Bob Varney (Drops Cycling Team) agrees. ‘We think that Sunday could be one of the hardest women’s races ever. The parcours is much tougher than it appears, truly up and down, on heavy roads, all the way until the ‘climbing’ really starts over halfway to Liege. With the increasing length of the WWT races, stronger teams, more sophisticated tactics, this one could be an epic’.

The riders also expect the race to be tough and the hardest. Lizzie Deignan (Boels-Dolmans) said ‘I have seen the course, granted I rode it the day after Flanders so I was tired, but the route is incredibly hard. It has a good shot at being the toughest one day race on the women’s calendar.’

Carlee Taylor (Alé Cipollini) shares Lacambra’s view ‘I think Liège will be the hardest race out of the three Ardennes classics we have this week. It is just up and down the whole day. The first classified climb isn’t until approximately km 80 but before that it’s not flat. The final 3 climbs are really quite steep. I think the peloton is just going to get smaller and smaller due to the nature of the course. The winning move will be made on those final climbs’.

So what are some of the favourites expecting?

Kasia Niewiadoma (WM3 Pro Cycling) said ‘I want to approach every race with no expectations or any hopes for amazing result because I am bit afraid or I am trying to avoid feelings of disappointment afterwards! So as always I want to do my best during the race. Be in right place and with a good position before important key moments! I feel ready, strong focused and super motivated for hard battle so we will see where my place in peloton is. What I only hope is to have safe race without any bad luck.

Anna van de Breggan (Boels-Dolmans) ‘If the team is strong and able to do it, we can make the race really hard. Liege is a hard race We’ll see. We’ll try. If it works out like today, it’s really great – like today. If not, it doesn’t. That’s racing. Have fun in the race and do your best. You can’t do more. The whole team is strong and working very hard. I already have two nice victories. I think it would be nice if one of my teammates would win the race. Winning all three races this week as a team would be really special’.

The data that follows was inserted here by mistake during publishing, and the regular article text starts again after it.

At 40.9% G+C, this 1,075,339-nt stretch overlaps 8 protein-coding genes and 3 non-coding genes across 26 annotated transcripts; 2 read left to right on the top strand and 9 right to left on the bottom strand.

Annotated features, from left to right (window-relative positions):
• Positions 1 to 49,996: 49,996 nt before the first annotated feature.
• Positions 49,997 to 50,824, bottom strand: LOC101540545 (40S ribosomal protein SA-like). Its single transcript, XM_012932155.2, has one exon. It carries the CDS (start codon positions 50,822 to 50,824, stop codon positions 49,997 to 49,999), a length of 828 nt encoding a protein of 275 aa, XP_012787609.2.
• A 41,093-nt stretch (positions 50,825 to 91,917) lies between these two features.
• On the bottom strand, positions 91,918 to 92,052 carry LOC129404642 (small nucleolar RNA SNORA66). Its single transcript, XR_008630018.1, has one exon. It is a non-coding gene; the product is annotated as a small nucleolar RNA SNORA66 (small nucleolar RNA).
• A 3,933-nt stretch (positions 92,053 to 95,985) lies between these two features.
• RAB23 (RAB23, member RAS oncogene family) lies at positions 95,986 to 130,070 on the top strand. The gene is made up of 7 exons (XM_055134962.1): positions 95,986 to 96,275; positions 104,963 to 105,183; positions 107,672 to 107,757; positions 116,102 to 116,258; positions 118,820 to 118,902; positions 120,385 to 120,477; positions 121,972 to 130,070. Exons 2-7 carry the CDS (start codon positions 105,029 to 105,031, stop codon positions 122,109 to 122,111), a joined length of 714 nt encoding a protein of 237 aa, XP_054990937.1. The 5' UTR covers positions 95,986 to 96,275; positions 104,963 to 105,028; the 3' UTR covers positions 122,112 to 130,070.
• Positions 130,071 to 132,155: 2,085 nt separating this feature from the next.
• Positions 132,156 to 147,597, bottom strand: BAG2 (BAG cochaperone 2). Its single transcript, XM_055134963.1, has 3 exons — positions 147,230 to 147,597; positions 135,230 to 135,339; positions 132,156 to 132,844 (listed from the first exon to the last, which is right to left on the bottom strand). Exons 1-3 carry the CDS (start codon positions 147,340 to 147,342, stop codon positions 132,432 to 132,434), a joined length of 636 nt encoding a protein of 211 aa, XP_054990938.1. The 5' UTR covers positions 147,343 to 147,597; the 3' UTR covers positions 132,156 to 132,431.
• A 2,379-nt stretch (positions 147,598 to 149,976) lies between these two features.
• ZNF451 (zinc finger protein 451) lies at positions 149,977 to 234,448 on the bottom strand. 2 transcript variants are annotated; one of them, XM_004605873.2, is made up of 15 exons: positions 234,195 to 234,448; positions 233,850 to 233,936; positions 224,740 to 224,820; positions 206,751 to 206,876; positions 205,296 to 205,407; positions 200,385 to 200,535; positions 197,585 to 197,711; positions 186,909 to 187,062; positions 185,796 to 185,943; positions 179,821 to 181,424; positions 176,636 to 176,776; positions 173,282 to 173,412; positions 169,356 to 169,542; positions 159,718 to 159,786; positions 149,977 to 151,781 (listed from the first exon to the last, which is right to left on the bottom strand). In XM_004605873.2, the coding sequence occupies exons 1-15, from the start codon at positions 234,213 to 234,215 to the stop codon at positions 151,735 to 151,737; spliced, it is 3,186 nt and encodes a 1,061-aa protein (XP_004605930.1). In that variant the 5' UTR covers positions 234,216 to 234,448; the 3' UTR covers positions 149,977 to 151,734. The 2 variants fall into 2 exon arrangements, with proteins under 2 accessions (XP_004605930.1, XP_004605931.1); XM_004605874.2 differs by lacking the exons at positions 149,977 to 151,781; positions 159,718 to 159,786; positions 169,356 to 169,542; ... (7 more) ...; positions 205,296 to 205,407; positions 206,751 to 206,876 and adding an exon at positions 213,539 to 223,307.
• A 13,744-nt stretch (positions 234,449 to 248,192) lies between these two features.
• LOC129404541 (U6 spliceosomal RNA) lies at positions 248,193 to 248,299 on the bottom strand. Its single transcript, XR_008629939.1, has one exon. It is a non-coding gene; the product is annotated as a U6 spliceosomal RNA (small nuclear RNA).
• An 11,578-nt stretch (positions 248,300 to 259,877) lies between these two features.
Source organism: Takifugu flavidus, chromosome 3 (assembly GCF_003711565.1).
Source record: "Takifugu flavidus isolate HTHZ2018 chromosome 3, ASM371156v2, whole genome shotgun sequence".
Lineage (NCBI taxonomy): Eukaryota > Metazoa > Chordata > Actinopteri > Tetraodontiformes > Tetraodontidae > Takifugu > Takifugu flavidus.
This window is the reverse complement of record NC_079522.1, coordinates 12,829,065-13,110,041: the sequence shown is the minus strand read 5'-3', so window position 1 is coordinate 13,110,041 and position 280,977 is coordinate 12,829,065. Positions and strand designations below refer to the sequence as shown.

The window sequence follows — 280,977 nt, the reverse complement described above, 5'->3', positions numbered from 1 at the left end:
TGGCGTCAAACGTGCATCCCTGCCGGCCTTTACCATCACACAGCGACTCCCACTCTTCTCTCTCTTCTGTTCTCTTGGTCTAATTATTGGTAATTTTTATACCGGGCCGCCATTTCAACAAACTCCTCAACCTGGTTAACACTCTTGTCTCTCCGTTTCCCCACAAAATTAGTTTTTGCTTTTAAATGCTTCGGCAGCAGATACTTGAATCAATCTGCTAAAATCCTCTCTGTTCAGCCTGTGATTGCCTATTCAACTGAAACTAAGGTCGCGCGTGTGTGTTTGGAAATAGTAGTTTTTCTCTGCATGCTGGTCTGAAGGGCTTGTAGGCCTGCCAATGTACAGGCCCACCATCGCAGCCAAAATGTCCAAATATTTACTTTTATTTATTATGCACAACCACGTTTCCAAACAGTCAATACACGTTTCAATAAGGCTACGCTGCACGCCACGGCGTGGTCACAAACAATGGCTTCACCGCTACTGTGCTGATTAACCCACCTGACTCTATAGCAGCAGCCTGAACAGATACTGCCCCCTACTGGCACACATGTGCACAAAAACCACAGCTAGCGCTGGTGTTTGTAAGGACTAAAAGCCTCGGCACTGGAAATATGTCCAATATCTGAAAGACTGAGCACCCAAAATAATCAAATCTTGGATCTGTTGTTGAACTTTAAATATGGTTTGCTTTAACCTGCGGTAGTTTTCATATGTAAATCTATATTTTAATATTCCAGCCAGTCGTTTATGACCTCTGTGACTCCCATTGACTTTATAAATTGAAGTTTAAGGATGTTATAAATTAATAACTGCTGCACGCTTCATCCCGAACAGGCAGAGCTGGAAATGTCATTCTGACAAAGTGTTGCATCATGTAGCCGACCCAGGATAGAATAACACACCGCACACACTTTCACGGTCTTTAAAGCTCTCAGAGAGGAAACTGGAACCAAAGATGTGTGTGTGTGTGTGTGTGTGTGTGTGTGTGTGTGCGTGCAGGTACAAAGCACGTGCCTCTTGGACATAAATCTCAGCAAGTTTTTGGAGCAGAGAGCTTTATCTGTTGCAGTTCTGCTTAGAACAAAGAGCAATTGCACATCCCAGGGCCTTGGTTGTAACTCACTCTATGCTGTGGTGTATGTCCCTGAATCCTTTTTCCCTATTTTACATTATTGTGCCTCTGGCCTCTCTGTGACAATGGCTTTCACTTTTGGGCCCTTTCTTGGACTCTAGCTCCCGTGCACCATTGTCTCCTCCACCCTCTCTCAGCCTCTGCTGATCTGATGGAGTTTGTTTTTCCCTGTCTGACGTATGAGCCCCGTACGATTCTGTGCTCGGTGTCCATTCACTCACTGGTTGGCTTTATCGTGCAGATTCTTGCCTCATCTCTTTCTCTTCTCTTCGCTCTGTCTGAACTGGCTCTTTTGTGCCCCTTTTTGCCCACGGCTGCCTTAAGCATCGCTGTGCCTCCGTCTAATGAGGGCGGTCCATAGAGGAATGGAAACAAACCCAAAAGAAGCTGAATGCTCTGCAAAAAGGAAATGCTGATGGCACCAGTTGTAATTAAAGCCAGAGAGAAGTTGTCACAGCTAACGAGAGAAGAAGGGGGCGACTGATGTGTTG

Annemiek van Vleuten (Orica-Scott) ‘I expect the podium of today will be strong again. However there is no uphill finish so, for me, I hope it will be a super hard race on every climb then I am at my best!

Shara Gillow FDJ Nouvelle Aquitaine Futuroscope, finished 5th at Flèche Wallonne and 6th at Strade Bianche. She is my outside pick for a podium on Sunday. ‘I want to do well in this race naturally. The course looks hard, which really suits me. Tomorrow we will do a bit of a recon of the course as a team. I’m really looking forward to racing Sunday, being WT makes it exciting and because it’s the first addition for the women at this level I think we will make it a great race!

I asked her who will be the riders to watch and she said ‘you only have to look at races like Strada and see who is up there – and yesterday’s race was good to see again. But the course in Liège I think is different to anything we have raced so far, so it makes it exciting with the unknown!

Flavia Oliveira, Lares-Waowdeals Women Cycling team, finished 10th at Flèche Wallonne and I expect her to do well on the hilly Liège course. She thinks ‘we are going to continue to see that Dolmans have hit their stride as a team. Last year was my first season doing the classics, and Liège will be a first time for all of us, which is incredible. It’s pretty cool to see our sport taking strides in the right direction. Expect the fireworks at the race …just like the previous races!


Voxwomen (@Voxwomen) will be live-tweeting the race, offering unique insight from our team’s expertise in both riding the race and covering women’s cycling.

Twitter: ‪@LiegeBastogneL


About Sharon Laws

Sharon worked for over 10 years as a conservation advisor for a range or organisations before becoming a professional bike rider. She is a former road, time trial and mountain bike marathon National champion and World Champion bronze medalist in the team time trial. Sharon represented Great Britain on the road at five World Championships, the 2008 Beijing Olympic Games and the 2010 Delhi Commonwealth Games and, on the mountain bike, at the European Championships. Sharon retired in 2017 and is currently undergoing intensive treatment for cancer. (Photo credit: C M Muller)


More news

Share this post